Now that summer is in full swing, many of us are cooking outdoors—sometimes on aging, flame-throwing, propane-spewing relics that may have once been state-of-the-art barbecues. Time for an upgrade? The options can be mind-boggling.
Top-line grills can fetch $3,000 or more, but you don’t have to break the bank for good quality. Many manufacturers offer barbecues for $500 or less, and while they may not have all of the features you’ll find on more expensive models, they generally sport porcelain-coated grates (to withstand high temperatures for years) and electronic ignitions.
Barbecue aficionados know that a higher BTU count in the burners will net you higher temperatures in a shorter time, and of course, the larger the primary grilling surface the more burgers you’ll be able to cook at once. But those aren’t the only variables we consider with these five modestly priced models.
Broil Mate 165154 ($200)
With just two burners and a 400-sq-in. primary cooking surface, the Broil Mate is one of the smallest grills we looked at, but it punches above its weight in quality and performance. Users praise this product for top-notch construction, and for providing even heat across its “Dual H” 44,000-BTU burner system. No frills like side burners or stainless steel surfaces here, but the $200 price tag is hard to beat, and the limited five-year warranty bests some of the competitors.
Char-Broil Gourmet TRU-Infrared 3-Burner T-36D ($480)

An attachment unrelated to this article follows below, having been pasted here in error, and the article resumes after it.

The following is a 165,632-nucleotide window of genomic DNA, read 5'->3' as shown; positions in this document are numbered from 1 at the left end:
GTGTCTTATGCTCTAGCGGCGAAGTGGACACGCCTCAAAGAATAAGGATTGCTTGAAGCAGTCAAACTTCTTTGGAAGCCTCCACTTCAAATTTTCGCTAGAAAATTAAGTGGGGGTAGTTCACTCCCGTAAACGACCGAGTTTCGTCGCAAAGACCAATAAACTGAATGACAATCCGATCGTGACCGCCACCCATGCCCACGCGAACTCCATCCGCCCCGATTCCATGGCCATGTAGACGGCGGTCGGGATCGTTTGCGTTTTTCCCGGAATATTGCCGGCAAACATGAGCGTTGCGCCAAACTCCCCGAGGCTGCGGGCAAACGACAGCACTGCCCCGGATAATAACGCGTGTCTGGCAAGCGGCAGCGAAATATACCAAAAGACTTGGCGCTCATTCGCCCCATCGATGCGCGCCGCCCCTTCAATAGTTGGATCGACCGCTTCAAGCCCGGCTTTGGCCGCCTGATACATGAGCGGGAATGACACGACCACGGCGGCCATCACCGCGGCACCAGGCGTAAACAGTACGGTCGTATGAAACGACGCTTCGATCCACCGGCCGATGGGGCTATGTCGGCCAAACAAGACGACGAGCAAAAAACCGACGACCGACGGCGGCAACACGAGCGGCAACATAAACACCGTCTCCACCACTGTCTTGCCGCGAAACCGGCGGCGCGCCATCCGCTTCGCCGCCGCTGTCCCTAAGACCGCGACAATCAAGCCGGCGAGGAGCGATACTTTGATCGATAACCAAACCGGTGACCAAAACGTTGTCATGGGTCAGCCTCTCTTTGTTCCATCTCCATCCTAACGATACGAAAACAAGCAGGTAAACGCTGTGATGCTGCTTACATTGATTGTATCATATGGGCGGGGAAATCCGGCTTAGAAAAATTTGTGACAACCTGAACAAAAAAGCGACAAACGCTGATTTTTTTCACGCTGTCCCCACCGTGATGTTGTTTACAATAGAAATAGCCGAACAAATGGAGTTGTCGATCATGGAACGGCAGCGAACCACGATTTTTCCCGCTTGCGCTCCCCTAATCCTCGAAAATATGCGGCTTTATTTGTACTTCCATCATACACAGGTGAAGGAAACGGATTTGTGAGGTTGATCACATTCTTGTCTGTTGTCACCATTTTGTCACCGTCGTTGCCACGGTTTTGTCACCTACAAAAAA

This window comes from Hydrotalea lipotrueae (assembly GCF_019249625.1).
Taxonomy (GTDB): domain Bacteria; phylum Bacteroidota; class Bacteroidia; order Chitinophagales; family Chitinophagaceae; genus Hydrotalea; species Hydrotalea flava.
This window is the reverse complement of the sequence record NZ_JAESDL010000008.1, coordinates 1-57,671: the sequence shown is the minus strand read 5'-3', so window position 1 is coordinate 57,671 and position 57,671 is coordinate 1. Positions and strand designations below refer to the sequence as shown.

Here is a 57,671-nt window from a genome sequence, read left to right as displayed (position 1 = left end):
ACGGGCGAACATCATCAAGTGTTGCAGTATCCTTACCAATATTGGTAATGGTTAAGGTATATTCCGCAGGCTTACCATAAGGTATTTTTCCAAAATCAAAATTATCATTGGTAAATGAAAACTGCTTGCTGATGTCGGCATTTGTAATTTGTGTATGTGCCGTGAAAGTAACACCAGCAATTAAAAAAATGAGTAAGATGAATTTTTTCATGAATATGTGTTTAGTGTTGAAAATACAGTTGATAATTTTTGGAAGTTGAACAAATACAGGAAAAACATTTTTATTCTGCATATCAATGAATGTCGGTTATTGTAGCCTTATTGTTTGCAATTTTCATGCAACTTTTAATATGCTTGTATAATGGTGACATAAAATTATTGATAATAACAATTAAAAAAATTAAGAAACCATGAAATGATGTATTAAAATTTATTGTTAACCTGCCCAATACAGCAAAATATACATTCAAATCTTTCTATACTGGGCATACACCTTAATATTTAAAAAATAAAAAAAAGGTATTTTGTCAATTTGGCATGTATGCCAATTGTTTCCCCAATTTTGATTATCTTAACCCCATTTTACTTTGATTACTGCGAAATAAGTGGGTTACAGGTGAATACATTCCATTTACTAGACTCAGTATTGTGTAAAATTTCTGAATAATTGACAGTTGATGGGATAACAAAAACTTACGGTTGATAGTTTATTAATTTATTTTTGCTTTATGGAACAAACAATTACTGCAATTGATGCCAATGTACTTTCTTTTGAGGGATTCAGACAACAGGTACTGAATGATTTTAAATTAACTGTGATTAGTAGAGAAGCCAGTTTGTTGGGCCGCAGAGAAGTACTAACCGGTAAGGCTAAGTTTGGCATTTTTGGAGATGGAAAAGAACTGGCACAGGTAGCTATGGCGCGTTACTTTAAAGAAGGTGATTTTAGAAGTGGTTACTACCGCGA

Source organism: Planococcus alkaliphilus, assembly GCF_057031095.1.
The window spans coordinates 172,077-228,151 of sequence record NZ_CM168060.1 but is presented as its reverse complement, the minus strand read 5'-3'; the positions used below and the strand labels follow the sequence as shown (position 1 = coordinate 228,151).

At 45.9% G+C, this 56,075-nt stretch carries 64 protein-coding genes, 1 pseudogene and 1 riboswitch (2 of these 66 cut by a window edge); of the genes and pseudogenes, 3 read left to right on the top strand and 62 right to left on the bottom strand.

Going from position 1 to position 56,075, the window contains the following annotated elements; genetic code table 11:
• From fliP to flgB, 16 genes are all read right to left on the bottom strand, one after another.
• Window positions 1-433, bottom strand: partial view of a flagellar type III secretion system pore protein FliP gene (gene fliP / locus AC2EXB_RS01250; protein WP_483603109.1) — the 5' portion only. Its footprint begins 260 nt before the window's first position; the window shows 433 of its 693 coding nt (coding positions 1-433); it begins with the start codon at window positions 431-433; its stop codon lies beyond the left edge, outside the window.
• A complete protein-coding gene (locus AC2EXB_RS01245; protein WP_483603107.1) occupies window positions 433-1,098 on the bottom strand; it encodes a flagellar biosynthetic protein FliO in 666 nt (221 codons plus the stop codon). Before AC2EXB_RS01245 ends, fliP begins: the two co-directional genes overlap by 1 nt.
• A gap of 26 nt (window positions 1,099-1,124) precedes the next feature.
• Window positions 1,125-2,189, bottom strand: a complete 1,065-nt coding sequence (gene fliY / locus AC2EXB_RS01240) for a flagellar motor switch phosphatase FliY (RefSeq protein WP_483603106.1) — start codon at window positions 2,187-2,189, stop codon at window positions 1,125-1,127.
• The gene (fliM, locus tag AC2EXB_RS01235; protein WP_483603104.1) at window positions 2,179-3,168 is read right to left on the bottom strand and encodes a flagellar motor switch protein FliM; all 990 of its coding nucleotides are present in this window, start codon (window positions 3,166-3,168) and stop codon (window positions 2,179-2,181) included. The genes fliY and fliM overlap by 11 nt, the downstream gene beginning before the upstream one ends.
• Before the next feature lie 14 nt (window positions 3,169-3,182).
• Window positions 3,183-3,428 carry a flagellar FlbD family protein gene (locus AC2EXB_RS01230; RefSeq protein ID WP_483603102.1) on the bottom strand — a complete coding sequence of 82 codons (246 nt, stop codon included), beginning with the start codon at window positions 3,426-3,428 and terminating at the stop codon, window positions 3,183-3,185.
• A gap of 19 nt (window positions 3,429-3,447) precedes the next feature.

By offering a lifetime warranty, Char-Broil is certainly confident that this grill will last. Infrared cooking results in juicier steaks, prevents flare-ups and uses less fuel than conventional grilling systems, the company says. Users say it heats up quickly and evenly, and it has a 13,000-BTU side burner to supplement the 500-sq-in. primary cooking area. A wood chip opening makes it easy to add extra flavouring to your masterpieces. But at $480, it’s no bargain in this comparison.
Coleman Even Heat 3-Burner ($500)
The 680-sq-in. grilling area gives this Coleman model an edge in the size department. The manufacturer claims the “Quick Clean” grease management system simplifies cleanup by channeling grease to a tray. It has a side burner, and it’s the only model in our survey with a fuel gauge. But reviews are mixed, with some people saying the 3-Burner heats up quickly and evenly, and others saying it’s relatively slow to reach cooking temperatures. Some complain about build quality as well.
Master Chef S482 ($250)
Big grill, small price—what could possibly go wrong? On paper the Master Chef is a champ, offering a 48,000-BTU, 480-sq-in. primary grilling surface and four burners for enhanced heat control, all for the second-lowest price in this barbecue tête-à-tête. Buyers love the price, but some say the construction isn’t up to snuff, the heat comes on unevenly, and it’s super slow to reach high temperatures. The limited one-year warranty—the shortest in the group—also doesn’t inspire confidence.
Weber Spirit E-210 ($500)
Weber calls this model “basic but far from boring.” It’s small (350-sq-in. primary cooking area, a 26,000-BTU burner system), but that also means that it’s compact, making it ideal for small decks and patios. Users say the Spirit E-210 can be counted on for even heat and excellent build quality—better than some other bigger, less-expensive products. Weber’s customer support comes in for praise as well. With a 25-year warranty on the hood and a 10-year warranty on the burner tubes, the company stands behind its products. But with a price tag of $500, it’s one of the two most expensive barbecues on our list.
The lowest-priced Broil Mate is the best value on our list of bargain grills, indicating that sometimes you can get more than you paid for.